– An acute, contagious viral disease characterized by unilateral or bilateral edema and enlargement of the salivary glands.
Causes and Incidence
The causative agent is the paramyxovirus, and the disease is spread by droplet or direct contact with infected saliva. It is most communicable immediately before and during the glandular swelling. Mumps is most often seen in children 5 to 15 years of age, although it may occur at any age. Adults are more likely to have a severe course of the disease. Permanent immunity occurs after infection. About 25% to 30% of cases are subclinical.
After a 2- to 3-week incubation period, the virus invades one or more salivary glands, causing tissue edema and infiltration of lymphocytes. Cells in the glandular ducts degenerate and produce necrotic debris, which plugs the ducts.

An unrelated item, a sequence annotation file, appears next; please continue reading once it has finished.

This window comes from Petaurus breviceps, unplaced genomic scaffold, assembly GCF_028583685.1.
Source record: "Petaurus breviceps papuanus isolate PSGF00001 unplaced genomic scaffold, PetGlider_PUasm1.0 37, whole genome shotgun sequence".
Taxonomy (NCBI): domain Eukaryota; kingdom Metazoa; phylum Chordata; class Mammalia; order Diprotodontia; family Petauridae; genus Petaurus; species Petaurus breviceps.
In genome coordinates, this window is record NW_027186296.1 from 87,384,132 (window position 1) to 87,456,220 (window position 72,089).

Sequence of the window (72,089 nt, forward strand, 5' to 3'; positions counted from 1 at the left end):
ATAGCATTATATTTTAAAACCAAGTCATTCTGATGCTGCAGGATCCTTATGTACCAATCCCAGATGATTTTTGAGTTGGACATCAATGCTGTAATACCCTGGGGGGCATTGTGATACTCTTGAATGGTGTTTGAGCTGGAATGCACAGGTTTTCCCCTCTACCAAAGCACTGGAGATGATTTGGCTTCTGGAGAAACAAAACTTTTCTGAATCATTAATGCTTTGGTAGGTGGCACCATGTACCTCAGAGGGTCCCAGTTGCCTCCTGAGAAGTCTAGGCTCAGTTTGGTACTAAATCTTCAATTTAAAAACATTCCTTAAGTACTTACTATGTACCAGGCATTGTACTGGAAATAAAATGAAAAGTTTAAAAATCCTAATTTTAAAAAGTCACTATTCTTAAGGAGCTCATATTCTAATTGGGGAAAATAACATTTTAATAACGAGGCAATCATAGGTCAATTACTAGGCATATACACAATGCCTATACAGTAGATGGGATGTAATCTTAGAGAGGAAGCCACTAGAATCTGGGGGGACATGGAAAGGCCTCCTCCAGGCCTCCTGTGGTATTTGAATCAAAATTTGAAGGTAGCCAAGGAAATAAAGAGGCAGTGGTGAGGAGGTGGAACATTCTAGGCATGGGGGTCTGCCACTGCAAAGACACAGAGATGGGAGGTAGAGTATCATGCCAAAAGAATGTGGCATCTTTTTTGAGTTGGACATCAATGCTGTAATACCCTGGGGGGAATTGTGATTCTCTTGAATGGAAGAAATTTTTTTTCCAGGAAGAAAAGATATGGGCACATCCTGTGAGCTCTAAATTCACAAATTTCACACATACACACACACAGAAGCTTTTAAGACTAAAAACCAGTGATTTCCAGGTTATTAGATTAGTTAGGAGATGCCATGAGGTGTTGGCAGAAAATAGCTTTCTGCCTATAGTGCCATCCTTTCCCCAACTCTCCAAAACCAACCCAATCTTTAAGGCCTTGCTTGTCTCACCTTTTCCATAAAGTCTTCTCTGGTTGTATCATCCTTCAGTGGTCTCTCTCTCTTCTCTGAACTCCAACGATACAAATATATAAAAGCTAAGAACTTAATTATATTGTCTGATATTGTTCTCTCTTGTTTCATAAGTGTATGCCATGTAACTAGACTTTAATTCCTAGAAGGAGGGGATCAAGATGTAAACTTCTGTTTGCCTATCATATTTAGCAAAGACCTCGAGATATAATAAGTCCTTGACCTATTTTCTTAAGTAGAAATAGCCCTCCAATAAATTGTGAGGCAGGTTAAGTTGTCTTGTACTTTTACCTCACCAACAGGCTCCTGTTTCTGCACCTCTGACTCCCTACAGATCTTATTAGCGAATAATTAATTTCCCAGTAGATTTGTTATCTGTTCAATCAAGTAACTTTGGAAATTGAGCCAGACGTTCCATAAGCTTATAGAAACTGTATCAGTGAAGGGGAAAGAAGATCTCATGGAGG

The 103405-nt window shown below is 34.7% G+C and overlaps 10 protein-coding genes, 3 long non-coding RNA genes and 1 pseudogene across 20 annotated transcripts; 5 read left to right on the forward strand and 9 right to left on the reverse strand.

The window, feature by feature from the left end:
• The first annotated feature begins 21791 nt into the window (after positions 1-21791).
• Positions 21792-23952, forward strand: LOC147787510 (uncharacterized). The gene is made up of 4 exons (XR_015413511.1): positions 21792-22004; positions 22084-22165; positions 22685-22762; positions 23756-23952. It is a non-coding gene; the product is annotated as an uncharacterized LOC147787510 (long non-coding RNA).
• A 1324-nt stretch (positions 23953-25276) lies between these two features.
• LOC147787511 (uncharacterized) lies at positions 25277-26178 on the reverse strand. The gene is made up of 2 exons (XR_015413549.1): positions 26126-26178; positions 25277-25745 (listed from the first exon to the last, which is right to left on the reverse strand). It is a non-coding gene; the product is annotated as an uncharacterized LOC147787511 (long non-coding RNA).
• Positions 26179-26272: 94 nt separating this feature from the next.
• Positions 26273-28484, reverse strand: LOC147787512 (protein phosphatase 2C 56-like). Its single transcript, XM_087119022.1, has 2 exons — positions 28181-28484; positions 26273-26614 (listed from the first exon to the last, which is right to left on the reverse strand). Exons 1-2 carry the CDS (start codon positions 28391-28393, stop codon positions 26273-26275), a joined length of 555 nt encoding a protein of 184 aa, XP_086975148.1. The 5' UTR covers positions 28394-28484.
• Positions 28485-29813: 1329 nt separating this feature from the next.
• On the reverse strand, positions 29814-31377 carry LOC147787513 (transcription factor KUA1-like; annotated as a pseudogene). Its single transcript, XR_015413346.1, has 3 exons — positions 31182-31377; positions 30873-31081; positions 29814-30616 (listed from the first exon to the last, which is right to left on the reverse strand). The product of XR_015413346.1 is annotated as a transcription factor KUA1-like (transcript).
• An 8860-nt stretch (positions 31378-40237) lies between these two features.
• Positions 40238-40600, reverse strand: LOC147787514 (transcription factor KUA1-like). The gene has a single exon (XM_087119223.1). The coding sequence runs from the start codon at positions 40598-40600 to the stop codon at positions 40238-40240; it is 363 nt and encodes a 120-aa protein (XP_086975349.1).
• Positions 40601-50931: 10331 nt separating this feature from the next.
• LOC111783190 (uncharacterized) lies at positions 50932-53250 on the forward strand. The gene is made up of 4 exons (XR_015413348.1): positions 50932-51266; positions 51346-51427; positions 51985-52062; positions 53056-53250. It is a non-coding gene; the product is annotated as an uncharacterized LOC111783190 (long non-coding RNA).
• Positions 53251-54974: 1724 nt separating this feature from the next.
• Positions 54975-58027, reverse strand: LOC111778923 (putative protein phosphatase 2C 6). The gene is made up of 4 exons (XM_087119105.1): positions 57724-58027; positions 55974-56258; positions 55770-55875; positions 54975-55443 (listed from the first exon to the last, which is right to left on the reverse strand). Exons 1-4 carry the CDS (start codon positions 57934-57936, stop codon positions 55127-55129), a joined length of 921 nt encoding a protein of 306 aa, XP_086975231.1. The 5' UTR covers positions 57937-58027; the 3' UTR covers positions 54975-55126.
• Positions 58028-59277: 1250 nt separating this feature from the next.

Onset begins with fever, headache, and malaise about 24 hours before swelling of the gland or glands (usually the parotid glands), either unilaterally or bilaterally. Pain is noted on chewing and swallowing. The glands remain swollen about 72 hours before receding.
Occasionally, particularly in adults, other glands in the testes, ovaries, breasts, and thyroid are involved, and the disease course is often more severe. Complications include meningoencephalitis, pericarditis, deafness, arthritis, nephritis, and in rare cases sterility in men.
Characteristic swelling plus positive cell cultures from saliva or urine.
Analgesics, antipyretics; live mumps virus vaccine for active immunity.
Bed rest; hydration; isolation during communicability; compresses on swelling; support of scrotum with orchitis.